Proteomics 4D: The proteome in context (PROTEOMICS4D)
Proteomics 4D: The proteome in context
Start date: Sep 1, 2015,
End date: Aug 31, 2020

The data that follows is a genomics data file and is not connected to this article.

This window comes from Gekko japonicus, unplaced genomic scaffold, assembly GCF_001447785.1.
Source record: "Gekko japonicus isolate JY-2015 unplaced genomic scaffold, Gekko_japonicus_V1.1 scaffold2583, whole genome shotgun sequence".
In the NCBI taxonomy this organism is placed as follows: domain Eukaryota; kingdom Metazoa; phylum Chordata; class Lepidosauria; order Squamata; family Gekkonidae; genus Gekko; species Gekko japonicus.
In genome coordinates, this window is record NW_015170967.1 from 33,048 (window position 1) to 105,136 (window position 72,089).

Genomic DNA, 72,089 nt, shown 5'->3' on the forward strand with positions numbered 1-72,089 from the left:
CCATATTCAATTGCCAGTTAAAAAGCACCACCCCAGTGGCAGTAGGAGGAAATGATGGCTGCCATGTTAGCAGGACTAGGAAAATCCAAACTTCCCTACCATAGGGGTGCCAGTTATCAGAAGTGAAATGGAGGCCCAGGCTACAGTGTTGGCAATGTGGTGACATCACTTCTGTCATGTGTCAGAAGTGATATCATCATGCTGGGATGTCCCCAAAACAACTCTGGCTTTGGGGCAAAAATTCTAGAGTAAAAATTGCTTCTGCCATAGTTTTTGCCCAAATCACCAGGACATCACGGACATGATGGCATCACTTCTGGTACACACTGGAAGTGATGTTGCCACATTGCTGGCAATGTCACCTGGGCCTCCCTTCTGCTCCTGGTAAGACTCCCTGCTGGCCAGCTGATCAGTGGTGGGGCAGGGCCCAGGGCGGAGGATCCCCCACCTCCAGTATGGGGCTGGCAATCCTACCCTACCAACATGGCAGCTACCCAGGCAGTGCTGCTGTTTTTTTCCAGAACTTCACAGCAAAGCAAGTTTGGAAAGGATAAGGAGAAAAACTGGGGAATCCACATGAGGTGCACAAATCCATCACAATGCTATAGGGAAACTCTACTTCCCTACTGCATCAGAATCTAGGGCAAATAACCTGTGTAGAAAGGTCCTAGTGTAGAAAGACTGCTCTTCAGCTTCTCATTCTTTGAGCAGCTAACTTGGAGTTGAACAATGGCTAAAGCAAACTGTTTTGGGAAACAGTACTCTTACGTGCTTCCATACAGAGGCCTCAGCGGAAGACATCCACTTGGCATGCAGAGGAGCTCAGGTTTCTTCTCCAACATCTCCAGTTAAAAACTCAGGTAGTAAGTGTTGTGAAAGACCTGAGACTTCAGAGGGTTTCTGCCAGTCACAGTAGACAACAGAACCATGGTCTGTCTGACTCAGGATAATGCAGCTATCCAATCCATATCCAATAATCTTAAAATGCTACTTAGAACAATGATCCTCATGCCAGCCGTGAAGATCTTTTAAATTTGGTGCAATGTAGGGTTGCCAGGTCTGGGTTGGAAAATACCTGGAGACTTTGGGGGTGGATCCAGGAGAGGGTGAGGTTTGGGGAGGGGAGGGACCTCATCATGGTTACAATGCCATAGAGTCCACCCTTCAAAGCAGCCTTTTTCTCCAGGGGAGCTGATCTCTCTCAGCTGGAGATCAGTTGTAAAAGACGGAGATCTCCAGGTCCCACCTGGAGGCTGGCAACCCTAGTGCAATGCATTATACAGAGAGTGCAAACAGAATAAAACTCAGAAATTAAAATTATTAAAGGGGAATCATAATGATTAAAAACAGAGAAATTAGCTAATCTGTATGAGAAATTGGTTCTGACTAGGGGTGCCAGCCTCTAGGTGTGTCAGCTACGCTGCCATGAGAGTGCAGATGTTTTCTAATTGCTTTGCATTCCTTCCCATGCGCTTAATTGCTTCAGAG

Elements operating in the context of a system generate results that are different from the simple addition of the results of each element. This notion is one of the basic tenants of systems science. In systems biology/medicine complex (disease) phenotypes arise from multiple interacting factors, specifically proteins. Yet, the biochemical and mechanistic base of complex phenotypes remain elusive.An array of powerful genomic technologies including GWAS, WGS, transcriptomics, epigenetic analyses and proteomics have identified numerous factors that contribute to complex phenotypes. It can be expected that over the next few years, genetic factors contributing to specific complex phenotypes will be comprehensively identified, while their interactions will remain elusive. The project “Proteomics 4D: The proteome in context “explores the concept, that complex phenotypes arise from the perturbation of modules of interacting proteins and that these modules integrate seemingly independent genomic variants into a single biochemical response. We will develop and apply a generic technology to directly measure the composition, topology and structure of wild type and genetically perturbed protein modules and relate structural changes to their functional output.This will be achieved by a the integration of quantitative proteomic and phosphoproteomic technologies determining molecular phenotypes, and hybrid structural methods consisting of chemical cross-linking and mass spectrometry, cryoEM and computational data integration to probe structural perturbations. The project will focus initially on the structural and functional effects of cancer associated mutations in protein kinase modules and then generalize to study perturbed modules in any tissue and disease state. The resources supporting this technology will be disseminated to catalyze a broad transformation of biology and molecular medicine towards the analysis of the proteome as a modular entity, the proteome in context.
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